Student says he was unjustly disqualified from SGA presidency

The Student Government Association held their elections April 12. SGA inaugurated the new, uncontested president April 22.

The Student Government Association held their elections April 12. SGA inaugurated the new, uncontested president April 22.

Hayden Olberding, Editor-in-Chief

A student said he was unjustly disqualified from running for Student Government Association presidency. The association’s officials disagree, saying he didn’t meet the requirements for the office.

Trent Thompson, a junior marketing major and president of the USI College Republicans, said he applied March 15 to run for president. SGA’s election committee voted March 30 that he did not meet requirements.

Anna Ardelean, SGA president and former president of College Democrats, won the presidential position after running uncontested. SGA inaugurated her April 22.

Andrea Lopez, a senior psychology major, was in charge of the elections for the Spring 2021 semester and was SGA’s chief justice. SGA executives delayed the election from April 5 to April 12 to give potential candidates more time to apply.

Lopez told Thompson in an email March 19 that he was not eligible because he hadn’t been an elected SGA member for at least two semesters. 

Thompson appealed the decision, but the election committee voted unanimously March 30 saying he did not qualify as a presidential candidate.

The candidate must have “served as a member of the Student Government Association for at least two semesters at the time of candidacy,” according to SGA bylaws.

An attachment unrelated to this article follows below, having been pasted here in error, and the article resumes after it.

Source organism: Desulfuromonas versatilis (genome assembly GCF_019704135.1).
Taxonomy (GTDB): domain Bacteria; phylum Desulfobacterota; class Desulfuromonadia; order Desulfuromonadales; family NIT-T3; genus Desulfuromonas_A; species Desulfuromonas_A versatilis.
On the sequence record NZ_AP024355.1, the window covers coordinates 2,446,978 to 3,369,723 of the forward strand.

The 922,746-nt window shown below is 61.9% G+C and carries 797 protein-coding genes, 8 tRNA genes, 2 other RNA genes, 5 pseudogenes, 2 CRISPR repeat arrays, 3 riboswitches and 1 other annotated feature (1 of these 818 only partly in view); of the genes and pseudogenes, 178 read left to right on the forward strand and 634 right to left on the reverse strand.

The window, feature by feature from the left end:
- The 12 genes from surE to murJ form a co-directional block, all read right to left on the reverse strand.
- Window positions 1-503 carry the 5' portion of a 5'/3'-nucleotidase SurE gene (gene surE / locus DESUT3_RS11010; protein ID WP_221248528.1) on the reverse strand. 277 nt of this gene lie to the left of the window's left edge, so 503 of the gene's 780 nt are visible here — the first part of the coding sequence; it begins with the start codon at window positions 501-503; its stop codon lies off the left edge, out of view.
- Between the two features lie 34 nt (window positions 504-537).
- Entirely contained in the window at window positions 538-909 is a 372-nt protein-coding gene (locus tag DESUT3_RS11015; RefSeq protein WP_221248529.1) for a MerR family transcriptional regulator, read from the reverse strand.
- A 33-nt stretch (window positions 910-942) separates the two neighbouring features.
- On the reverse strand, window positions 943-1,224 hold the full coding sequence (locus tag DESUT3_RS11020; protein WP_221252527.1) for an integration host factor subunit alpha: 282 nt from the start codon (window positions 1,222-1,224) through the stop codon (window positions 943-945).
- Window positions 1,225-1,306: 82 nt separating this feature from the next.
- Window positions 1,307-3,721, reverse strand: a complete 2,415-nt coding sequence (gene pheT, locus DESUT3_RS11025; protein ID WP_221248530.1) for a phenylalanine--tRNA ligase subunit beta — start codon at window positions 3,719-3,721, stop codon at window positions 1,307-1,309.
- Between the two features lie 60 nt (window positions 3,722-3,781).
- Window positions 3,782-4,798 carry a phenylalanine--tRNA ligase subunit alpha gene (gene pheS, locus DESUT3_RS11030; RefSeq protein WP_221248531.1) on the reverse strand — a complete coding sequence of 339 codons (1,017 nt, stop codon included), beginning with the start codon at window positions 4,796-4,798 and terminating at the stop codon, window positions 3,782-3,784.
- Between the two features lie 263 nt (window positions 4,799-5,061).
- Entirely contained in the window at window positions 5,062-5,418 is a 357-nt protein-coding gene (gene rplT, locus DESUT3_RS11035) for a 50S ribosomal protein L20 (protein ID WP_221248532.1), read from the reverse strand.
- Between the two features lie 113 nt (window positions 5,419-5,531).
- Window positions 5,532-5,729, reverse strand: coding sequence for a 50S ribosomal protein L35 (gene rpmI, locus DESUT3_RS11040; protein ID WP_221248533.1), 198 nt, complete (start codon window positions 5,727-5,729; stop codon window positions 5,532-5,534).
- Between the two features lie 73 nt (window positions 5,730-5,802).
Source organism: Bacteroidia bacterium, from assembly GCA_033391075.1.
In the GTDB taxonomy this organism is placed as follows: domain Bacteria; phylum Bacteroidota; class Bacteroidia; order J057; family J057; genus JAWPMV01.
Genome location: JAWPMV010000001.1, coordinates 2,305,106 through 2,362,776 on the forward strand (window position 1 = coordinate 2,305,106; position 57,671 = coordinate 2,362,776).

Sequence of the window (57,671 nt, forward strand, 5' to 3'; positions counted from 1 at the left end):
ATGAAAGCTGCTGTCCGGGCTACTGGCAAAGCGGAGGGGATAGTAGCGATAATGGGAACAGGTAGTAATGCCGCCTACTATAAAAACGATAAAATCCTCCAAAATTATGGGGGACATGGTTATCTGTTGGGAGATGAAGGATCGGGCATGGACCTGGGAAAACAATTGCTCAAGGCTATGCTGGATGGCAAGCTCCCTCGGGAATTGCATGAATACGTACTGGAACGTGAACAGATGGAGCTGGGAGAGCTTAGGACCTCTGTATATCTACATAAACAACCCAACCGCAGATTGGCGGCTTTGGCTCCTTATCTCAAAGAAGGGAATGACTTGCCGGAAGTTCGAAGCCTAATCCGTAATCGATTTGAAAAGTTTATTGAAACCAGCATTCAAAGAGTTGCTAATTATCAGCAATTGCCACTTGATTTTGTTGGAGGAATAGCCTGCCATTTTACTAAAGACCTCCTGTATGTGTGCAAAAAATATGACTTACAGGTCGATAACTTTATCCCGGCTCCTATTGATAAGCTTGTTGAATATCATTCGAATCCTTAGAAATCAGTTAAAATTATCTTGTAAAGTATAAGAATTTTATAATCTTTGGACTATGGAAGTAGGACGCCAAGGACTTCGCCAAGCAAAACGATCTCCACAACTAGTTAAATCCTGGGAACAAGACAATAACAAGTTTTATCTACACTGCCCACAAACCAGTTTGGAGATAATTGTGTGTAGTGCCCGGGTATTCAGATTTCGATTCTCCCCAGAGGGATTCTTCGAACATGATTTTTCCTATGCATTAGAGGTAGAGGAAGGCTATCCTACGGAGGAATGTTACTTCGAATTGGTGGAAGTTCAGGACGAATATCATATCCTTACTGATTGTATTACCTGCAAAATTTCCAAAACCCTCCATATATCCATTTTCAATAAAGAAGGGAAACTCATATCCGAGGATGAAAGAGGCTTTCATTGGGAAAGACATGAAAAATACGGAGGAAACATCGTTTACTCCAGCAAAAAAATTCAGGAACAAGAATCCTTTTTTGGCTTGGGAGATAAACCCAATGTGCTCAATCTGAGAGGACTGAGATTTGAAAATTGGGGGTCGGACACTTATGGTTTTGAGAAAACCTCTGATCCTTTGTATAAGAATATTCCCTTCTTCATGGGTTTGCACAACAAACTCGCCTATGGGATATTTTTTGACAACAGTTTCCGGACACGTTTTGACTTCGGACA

SGA only recently adopted the rule. SGA Attorney General Erika Uebelhor introduced the change Sept. 17. The general assembly approved it Sept. 24, she said. 

The SGA constitution reads: “All students, by virtue of their registration at the University of Southern Indiana, shall be members of the SGA.” 

Thompson said the new SGA rule doesn’t disqualify him.

“Based on that information from the constitution defining membership,” Thompson said. “I was therefore eligible to run for the position.”

Students become “official members” by being elected or by filling a vacancy through a “process that has been followed and respected for over 20 years,” Lopez told Thompson in an email March 22.

Thompson began attending SGA meetings in 2019 but he was never in an elected or appointed position. He continued attending meetings in the Spring 2020 semester and applied to fill a vacant housing representative position, but he said the process was delayed because of the pandemic.

Thompson said he ran for the housing representative position in Fall 2020, but lost the election.

Thompson said he was annoyed when he read that Ardelean said she wished the presidential race was contested.

“They all talked about how they basically wanted more people to run,” Thompson said. “And yet I tried to run, and I was turned away.”